Pet Market is Facing Same Challenges as Big Food
Makers of pet foods are hoping new pets can compensate for a recent dip in sales. High-end pet foods made with more expensive ingredients make up a large portion of the market share for the animal food market. Treats and snacks for cats and dogs are also bought more frequently than foods. The high influx of new products adds stress to the pet market as prices are being driven down. The pet market is now facing much of the same issues as big food in the human market.
Between 2006 and 2010, a 30% rise in spending on pet food occurred. Young adults were providing their pets with grain-free kibble and wild caught tuna before focusing on other aspects such as purchasing a home or having a child. Many of these people treat their pets as if they are their first child!
Stats Fur The Pet Food Market
In contrast, pet food spending per home only increased by 5% from 2010 to 2017. The same buyers from years prior are now shifting their focus onto obtaining a house or having a child. These achievements are both costly and can show why spending on pet food has lowered. Analysts believe that sales on pet food will continue to increase in years to come—albeit slowly at around 3% per year, as the next generation continues to get pets.
Large corporations including Nestlé, General Mills Inc., and J.M. Smucker Co. have all recently acquired new pet food brands. Nestlé reallocated $320 million in the creation of a brand-new factory to produce U.S. pet food. Mars Inc. also invested over $7 billion to 800 different animal hospitals, as well as animal day-care centers and veterinary laboratories.
2017 experienced the introduction of over 4,500 different new pet food-related products, which equated to a 45% increase in new products found in 2016. These products were mainly high-end, which grew profits up for companies. The average cost for pet food is up to $2.55 a pound as opposed to $1.71 in 2011.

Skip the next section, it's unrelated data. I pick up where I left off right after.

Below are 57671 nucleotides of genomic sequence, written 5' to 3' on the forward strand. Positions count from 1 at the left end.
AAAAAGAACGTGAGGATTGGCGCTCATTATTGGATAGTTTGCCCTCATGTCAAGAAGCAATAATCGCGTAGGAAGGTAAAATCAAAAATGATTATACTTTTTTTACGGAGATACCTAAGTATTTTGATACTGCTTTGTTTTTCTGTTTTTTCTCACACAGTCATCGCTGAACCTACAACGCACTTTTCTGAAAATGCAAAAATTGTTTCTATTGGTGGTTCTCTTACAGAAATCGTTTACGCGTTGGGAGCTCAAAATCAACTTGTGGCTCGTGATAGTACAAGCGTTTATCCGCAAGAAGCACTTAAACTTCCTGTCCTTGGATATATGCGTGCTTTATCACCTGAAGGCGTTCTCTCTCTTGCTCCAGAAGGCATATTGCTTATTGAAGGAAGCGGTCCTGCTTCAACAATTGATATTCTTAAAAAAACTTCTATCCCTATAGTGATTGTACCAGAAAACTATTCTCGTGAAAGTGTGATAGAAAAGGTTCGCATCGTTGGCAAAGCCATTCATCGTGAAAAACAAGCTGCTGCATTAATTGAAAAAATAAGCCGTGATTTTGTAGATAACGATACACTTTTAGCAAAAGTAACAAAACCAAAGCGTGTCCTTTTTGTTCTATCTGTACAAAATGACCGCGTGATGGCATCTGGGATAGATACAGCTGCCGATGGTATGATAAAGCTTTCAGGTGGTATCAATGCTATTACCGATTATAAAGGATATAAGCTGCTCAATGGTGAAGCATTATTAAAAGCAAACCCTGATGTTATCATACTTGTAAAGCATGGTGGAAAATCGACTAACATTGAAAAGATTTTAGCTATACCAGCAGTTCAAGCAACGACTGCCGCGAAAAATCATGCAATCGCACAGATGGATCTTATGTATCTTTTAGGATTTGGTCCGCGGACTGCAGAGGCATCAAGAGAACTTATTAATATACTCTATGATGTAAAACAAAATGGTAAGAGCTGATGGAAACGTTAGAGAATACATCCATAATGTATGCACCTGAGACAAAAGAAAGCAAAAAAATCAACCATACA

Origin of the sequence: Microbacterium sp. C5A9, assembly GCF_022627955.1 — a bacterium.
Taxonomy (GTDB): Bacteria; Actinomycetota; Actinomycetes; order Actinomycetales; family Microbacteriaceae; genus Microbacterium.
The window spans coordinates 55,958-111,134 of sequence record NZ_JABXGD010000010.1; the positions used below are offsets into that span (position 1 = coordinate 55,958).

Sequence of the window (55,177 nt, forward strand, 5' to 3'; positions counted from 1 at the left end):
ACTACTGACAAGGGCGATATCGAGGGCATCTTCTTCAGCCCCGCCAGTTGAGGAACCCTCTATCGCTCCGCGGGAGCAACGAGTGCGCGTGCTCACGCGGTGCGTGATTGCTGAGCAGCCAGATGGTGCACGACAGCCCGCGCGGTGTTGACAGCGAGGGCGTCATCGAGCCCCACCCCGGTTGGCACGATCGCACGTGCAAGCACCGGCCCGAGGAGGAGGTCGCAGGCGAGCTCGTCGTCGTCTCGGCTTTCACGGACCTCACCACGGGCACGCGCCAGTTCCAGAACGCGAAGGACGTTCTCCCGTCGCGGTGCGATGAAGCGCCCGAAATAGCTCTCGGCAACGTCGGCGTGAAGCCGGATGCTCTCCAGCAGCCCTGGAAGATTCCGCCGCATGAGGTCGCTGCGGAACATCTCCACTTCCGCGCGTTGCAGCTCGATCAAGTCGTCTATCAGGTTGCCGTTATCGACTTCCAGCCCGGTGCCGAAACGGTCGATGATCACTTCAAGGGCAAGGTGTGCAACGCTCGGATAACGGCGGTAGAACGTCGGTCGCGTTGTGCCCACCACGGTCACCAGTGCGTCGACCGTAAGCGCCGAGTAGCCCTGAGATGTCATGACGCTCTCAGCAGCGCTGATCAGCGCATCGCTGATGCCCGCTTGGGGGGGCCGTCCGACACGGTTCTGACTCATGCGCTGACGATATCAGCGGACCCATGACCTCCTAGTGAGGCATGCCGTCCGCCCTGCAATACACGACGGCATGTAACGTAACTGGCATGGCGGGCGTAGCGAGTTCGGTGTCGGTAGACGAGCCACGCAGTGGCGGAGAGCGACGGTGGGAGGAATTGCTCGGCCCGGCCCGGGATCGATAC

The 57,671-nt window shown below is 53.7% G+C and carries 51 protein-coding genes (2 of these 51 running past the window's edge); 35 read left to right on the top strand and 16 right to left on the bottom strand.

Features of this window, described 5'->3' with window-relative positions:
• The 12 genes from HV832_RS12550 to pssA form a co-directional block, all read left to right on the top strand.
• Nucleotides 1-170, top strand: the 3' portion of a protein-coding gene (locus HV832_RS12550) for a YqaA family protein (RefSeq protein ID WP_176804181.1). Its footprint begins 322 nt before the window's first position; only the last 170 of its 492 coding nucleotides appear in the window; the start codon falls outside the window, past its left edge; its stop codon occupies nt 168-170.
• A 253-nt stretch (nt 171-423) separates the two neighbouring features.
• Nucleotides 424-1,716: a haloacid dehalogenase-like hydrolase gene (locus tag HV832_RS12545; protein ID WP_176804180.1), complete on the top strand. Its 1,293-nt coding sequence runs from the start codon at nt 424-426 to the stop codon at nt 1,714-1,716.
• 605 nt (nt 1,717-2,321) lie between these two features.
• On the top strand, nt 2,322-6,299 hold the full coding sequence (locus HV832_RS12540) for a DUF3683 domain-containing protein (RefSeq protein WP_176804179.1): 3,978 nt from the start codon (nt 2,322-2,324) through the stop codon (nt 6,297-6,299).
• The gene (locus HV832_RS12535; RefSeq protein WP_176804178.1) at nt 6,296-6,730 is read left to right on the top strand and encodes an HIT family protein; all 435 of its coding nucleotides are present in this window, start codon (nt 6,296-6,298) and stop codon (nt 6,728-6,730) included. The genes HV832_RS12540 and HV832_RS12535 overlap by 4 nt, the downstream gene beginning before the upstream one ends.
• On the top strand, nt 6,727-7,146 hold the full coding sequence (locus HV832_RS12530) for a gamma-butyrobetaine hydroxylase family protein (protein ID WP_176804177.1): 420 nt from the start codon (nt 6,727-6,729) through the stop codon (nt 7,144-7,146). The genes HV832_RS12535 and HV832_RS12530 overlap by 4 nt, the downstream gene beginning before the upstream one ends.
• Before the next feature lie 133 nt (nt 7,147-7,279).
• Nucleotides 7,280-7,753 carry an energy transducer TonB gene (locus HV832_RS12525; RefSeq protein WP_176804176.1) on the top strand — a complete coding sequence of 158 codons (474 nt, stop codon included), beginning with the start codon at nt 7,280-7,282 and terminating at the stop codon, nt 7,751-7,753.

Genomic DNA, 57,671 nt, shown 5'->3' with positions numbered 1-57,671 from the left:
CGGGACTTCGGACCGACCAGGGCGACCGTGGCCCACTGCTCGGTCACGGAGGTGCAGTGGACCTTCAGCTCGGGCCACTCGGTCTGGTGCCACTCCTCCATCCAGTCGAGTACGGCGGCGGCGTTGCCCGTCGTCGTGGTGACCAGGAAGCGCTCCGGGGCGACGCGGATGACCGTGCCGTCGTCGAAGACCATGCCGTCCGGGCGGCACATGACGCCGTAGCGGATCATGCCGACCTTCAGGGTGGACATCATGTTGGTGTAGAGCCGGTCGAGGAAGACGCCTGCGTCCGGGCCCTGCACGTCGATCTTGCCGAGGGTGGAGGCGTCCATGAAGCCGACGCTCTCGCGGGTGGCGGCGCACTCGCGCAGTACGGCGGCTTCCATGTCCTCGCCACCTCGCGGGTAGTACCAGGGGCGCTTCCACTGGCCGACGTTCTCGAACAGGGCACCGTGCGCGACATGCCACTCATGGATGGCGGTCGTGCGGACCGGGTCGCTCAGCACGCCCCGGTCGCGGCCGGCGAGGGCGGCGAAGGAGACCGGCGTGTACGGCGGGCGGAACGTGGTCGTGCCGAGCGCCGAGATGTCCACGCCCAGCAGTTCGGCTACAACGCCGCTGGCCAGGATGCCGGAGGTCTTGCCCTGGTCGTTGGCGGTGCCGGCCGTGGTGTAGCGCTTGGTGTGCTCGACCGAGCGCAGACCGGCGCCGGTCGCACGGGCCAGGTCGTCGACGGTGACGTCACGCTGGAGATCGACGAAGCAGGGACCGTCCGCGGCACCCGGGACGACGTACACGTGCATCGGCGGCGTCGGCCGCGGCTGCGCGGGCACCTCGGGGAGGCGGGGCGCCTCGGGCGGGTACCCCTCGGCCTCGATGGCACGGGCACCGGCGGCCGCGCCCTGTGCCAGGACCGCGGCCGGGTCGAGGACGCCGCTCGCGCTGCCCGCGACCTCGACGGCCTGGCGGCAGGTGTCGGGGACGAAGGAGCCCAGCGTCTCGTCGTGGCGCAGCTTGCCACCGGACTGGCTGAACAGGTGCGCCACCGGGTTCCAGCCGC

In April, Blue Buffalo pet food was acquired by General Mills in a deal costing $8 billion. This resulted in a greater influx of premium pet food products to grocery channels and other large retailers. General Mills experienced growth of 9% whereas their human brands like Yoplait and Hamburger Helper experienced a 2% dip in sales.
Although sales have been down for large brands such as Kibbles ‘n Bits and Gravy Train, Smuckers is still confident in the growth opportunities within the pet market. Many remain hopeful as the pet population experiences much faster growth than the human population, resulting in a need for more and more food.
While the big name and high-end pet foods may experience slight dips from time to time, many signs indicate the opportunities for growth within this market. How is the human market adapting to these similar changes?
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